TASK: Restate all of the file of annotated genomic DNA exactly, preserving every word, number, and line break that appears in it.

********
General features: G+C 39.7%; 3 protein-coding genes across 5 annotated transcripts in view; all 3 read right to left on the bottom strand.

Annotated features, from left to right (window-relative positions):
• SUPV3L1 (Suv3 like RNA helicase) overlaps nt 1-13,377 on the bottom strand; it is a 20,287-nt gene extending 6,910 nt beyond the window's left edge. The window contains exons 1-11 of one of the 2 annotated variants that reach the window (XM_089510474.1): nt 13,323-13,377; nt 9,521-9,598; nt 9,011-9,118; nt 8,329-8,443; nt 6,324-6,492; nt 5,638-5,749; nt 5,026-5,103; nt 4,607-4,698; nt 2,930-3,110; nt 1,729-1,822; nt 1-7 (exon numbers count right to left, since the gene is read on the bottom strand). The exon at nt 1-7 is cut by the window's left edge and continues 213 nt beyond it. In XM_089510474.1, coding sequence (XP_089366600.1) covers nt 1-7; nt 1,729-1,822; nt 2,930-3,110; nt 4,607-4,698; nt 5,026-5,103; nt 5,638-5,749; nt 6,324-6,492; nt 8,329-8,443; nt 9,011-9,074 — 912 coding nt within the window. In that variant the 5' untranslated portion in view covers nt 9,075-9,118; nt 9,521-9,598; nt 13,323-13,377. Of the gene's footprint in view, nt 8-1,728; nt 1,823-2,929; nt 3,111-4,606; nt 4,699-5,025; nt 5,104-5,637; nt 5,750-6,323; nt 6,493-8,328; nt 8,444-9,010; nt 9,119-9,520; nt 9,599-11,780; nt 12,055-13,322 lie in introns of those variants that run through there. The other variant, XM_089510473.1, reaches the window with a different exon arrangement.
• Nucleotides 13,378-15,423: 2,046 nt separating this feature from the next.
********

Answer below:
General features: G+C 39.7%; 3 protein-coding genes across 5 annotated transcripts in view; all 3 read right to left on the bottom strand.

Annotated features, from left to right (window-relative positions):
• SUPV3L1 (Suv3 like RNA helicase) overlaps nt 1-13,377 on the bottom strand; it is a 20,287-nt gene extending 6,910 nt beyond the window's left edge. The window contains exons 1-11 of one of the 2 annotated variants that reach the window (XM_089510474.1): nt 13,323-13,377; nt 9,521-9,598; nt 9,011-9,118; nt 8,329-8,443; nt 6,324-6,492; nt 5,638-5,749; nt 5,026-5,103; nt 4,607-4,698; nt 2,930-3,110; nt 1,729-1,822; nt 1-7 (exon numbers count right to left, since the gene is read on the bottom strand). The exon at nt 1-7 is cut by the window's left edge and continues 213 nt beyond it. In XM_089510474.1, coding sequence (XP_089366600.1) covers nt 1-7; nt 1,729-1,822; nt 2,930-3,110; nt 4,607-4,698; nt 5,026-5,103; nt 5,638-5,749; nt 6,324-6,492; nt 8,329-8,443; nt 9,011-9,074 — 912 coding nt within the window. In that variant the 5' untranslated portion in view covers nt 9,075-9,118; nt 9,521-9,598; nt 13,323-13,377. Of the gene's footprint in view, nt 8-1,728; nt 1,823-2,929; nt 3,111-4,606; nt 4,699-5,025; nt 5,104-5,637; nt 5,750-6,323; nt 6,493-8,328; nt 8,444-9,010; nt 9,119-9,520; nt 9,599-11,780; nt 12,055-13,322 lie in introns of those variants that run through there. The other variant, XM_089510473.1, reaches the window with a different exon arrangement.
• Nucleotides 13,378-15,423: 2,046 nt separating this feature from the next.